City targets energy drinks

The New York City Health Department, locked in a court fight with an industry group that includes Coca-Cola and PepsiCo over a ban on large serves of sugary soft drinks, is now going after sports drinks, teas and energy drinks that it says can be just as deadly.

New television ads and subway placards flash pictures of fruit-flavoured drinks containing added sugar, saying the healthier-sounding choices can cause obesity and diabetes.

One of the TV ads depicts a patient with amputated toes from diabetes, an overweight man slugging a neon-blue sports drink and a surgeon picking at a diseased heart with tweezers.

”Non-soda sugary drinks have been marketed as being healthier, with references to fruit and antioxidants, vitamins and energy,” said New York City Health Commissioner Thomas Farley, a medical doctor.

”We’re trying to warn them that these drinks can have as much or more sugar and calories as soda because we still have a major epidemic of obesity,” he said.

”Once again, the New York City Health Department is oversimplifying the complex set of factors behind obesity,” said Chris Gindlesperger, a spokesman for the American Beverage Association. ”Selectively picking out common grocery items like sugar-sweetened beverages as a cause of obesity is misleading.”

Dr Farley noted that while a 20-ounce (590-millilitre) Coca-Cola has 240 calories, a Red Bull energy drink of the same size contains 275 calories.

The expanded campaign comes before a showdown between beverage makers and the city in a New York state appellate court.

The city has appealed a permanent injunction issued on March 11 to stop a Health Department law pushed by mayor Michael Bloomberg that would cap the size of sugary soft drinks sold in restaurants, movie theatres, stadiums and arenas at 16 ounces (about 470 millilitres) a cup. Oral arguments will be heard on June 11.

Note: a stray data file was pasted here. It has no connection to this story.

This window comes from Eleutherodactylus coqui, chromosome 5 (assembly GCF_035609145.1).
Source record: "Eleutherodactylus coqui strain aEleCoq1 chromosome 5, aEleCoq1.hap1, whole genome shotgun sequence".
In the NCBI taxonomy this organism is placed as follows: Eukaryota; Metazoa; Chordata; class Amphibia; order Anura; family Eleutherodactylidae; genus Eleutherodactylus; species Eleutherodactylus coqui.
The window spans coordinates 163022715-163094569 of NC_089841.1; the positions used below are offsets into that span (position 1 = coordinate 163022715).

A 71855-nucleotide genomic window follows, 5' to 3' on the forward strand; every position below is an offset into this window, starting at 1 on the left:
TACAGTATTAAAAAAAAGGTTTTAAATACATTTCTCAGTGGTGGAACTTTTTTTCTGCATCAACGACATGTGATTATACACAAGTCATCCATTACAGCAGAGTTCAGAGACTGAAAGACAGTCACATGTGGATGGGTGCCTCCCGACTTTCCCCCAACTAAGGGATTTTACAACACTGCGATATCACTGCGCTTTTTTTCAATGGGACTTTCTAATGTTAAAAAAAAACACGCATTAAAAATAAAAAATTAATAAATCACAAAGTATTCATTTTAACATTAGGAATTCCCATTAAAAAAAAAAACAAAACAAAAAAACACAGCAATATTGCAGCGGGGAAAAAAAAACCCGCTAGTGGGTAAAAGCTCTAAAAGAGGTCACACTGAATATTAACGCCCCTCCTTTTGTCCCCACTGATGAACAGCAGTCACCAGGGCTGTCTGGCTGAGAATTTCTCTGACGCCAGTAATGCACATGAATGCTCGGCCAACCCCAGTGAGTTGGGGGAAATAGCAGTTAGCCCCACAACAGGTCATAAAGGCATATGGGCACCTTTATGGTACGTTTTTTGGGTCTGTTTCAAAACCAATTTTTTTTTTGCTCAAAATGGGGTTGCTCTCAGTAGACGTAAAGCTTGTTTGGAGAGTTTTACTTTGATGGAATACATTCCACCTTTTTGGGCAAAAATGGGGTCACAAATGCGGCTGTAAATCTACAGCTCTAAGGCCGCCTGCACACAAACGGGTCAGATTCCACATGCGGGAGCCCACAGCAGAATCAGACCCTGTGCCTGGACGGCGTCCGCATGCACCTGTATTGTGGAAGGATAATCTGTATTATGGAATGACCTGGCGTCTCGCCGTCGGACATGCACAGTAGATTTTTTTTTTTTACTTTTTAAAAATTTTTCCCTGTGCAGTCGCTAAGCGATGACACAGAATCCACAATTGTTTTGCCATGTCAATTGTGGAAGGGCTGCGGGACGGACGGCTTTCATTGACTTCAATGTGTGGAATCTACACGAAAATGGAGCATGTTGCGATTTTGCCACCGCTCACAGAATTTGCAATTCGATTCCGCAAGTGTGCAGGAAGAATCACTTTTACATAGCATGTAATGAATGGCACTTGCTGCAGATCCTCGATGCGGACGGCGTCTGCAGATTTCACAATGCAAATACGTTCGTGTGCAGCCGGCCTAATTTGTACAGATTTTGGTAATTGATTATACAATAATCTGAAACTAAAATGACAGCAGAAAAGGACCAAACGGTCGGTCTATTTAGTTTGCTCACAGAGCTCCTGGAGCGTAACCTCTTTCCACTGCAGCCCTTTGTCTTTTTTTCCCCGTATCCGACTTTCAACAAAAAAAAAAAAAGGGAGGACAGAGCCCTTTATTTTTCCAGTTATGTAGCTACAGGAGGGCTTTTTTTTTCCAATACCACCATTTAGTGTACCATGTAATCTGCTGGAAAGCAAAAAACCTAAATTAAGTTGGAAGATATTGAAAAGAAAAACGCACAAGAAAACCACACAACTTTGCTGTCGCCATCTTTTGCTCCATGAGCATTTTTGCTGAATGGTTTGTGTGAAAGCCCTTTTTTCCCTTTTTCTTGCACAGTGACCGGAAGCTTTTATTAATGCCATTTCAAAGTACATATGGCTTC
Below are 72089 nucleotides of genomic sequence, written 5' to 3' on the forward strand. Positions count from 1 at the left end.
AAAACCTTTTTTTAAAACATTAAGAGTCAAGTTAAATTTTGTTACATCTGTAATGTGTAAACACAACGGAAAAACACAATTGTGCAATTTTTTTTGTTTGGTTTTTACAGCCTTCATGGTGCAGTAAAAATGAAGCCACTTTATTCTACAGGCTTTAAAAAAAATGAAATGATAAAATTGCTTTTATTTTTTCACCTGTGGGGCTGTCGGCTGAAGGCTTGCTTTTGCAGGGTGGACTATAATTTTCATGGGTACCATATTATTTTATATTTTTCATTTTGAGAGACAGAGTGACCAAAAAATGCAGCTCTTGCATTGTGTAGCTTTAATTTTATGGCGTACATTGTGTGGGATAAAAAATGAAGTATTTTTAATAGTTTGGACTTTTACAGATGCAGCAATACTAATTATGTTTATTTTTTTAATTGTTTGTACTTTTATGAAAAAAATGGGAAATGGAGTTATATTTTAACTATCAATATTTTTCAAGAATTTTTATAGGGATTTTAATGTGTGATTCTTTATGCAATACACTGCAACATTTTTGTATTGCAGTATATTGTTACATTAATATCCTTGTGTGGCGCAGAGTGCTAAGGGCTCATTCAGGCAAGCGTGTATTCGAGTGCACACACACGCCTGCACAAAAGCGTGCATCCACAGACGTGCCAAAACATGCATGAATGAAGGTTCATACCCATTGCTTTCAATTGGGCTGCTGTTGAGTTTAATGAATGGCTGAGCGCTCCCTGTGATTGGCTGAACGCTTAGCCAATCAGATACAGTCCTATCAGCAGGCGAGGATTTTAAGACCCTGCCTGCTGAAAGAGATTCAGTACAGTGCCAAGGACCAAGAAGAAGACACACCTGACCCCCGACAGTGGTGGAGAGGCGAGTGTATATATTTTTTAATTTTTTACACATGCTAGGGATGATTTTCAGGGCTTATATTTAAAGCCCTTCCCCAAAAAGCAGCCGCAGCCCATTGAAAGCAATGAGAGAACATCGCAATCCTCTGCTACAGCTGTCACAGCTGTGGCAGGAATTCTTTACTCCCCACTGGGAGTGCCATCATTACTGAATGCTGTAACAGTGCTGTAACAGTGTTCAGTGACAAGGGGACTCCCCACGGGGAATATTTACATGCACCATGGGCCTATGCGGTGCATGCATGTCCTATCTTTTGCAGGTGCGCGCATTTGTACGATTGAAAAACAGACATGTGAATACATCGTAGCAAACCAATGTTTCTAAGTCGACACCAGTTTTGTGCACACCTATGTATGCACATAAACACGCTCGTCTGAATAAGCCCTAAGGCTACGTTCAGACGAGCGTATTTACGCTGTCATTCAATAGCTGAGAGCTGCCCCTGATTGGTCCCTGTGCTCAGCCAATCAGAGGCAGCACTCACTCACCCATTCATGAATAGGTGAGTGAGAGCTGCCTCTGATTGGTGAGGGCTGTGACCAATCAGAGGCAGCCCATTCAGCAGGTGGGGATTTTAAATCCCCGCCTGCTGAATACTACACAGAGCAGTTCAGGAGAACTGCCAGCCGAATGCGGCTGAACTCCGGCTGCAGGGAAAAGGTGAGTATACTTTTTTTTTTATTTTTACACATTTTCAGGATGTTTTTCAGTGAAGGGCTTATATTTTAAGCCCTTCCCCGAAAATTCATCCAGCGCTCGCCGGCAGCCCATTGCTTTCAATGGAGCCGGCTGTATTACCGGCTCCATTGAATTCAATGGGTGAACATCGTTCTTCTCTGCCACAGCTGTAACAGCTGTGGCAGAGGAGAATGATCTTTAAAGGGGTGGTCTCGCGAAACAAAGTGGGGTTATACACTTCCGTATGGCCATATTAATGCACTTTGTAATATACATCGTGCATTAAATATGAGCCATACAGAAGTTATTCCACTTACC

Dr Farley said the new ads are not timed to coincide with the appeal, adding that the city is ”optimistic” the ban will be upheld.

The percentage of adults who said they drink one or more sugar-sweetened beverages a day declined from almost 36 per cent in 2007 to almost 30 per cent in 2011, according to a city tracking poll. Of youths surveyed in a similar poll, the percentage declined to almost 21 per cent in 2011 from about 28 per cent in 2005.

Last month, Coca-Cola said it would expand calorie labelling to the front of all packages and reiterated its pledge not to advertise to children under 12.

Beverage makers have used sports drinks, teas and energy drinks to help offset soft-drink sales declines in the roughly $US70 billion US industry.

PepsiCo, Coca-Cola and the beverage association spent as much as $US70 million on lobbying and issue ads between 2009 and early 2012, according to the Centre for Science in the Public Interest. In that time, at least 30 states proposed aggressive excise taxes on soft drinks, all of which failed amid industry push-back.

Whatever the cause, obesity in the US comes at a ”staggering” financial cost, the US Centres for Disease Control and Prevention has said. Everything from treatments for diabetes to lost work by obese employees cost Americans an estimated $US147 billion in 2008.


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